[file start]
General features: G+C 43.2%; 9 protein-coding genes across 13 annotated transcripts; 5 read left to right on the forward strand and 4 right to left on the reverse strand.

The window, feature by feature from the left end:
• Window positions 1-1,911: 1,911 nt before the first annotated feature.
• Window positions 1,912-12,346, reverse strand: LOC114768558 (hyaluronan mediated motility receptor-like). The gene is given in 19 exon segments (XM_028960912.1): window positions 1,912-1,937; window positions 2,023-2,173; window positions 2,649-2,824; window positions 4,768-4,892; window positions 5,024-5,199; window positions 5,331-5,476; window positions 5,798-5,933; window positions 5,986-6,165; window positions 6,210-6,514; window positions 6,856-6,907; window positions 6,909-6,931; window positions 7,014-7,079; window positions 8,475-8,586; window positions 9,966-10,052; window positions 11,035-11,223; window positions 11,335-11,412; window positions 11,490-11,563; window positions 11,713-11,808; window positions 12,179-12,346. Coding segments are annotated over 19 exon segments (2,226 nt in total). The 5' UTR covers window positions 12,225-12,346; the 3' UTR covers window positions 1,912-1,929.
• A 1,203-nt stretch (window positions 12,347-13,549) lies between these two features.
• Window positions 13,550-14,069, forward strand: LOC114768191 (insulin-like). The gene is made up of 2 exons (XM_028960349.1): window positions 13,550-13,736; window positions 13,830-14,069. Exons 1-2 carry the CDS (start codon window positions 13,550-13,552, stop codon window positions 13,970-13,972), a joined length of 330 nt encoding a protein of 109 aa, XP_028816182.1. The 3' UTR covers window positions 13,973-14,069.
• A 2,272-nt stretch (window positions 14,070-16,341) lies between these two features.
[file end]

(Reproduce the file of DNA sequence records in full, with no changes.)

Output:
General features: G+C 43.2%; 9 protein-coding genes across 13 annotated transcripts; 5 read left to right on the forward strand and 4 right to left on the reverse strand.

The window, feature by feature from the left end:
• Window positions 1-1,911: 1,911 nt before the first annotated feature.
• Window positions 1,912-12,346, reverse strand: LOC114768558 (hyaluronan mediated motility receptor-like). The gene is given in 19 exon segments (XM_028960912.1): window positions 1,912-1,937; window positions 2,023-2,173; window positions 2,649-2,824; window positions 4,768-4,892; window positions 5,024-5,199; window positions 5,331-5,476; window positions 5,798-5,933; window positions 5,986-6,165; window positions 6,210-6,514; window positions 6,856-6,907; window positions 6,909-6,931; window positions 7,014-7,079; window positions 8,475-8,586; window positions 9,966-10,052; window positions 11,035-11,223; window positions 11,335-11,412; window positions 11,490-11,563; window positions 11,713-11,808; window positions 12,179-12,346. Coding segments are annotated over 19 exon segments (2,226 nt in total). The 5' UTR covers window positions 12,225-12,346; the 3' UTR covers window positions 1,912-1,929.
• A 1,203-nt stretch (window positions 12,347-13,549) lies between these two features.
• Window positions 13,550-14,069, forward strand: LOC114768191 (insulin-like). The gene is made up of 2 exons (XM_028960349.1): window positions 13,550-13,736; window positions 13,830-14,069. Exons 1-2 carry the CDS (start codon window positions 13,550-13,552, stop codon window positions 13,970-13,972), a joined length of 330 nt encoding a protein of 109 aa, XP_028816182.1. The 3' UTR covers window positions 13,973-14,069.
• A 2,272-nt stretch (window positions 14,070-16,341) lies between these two features.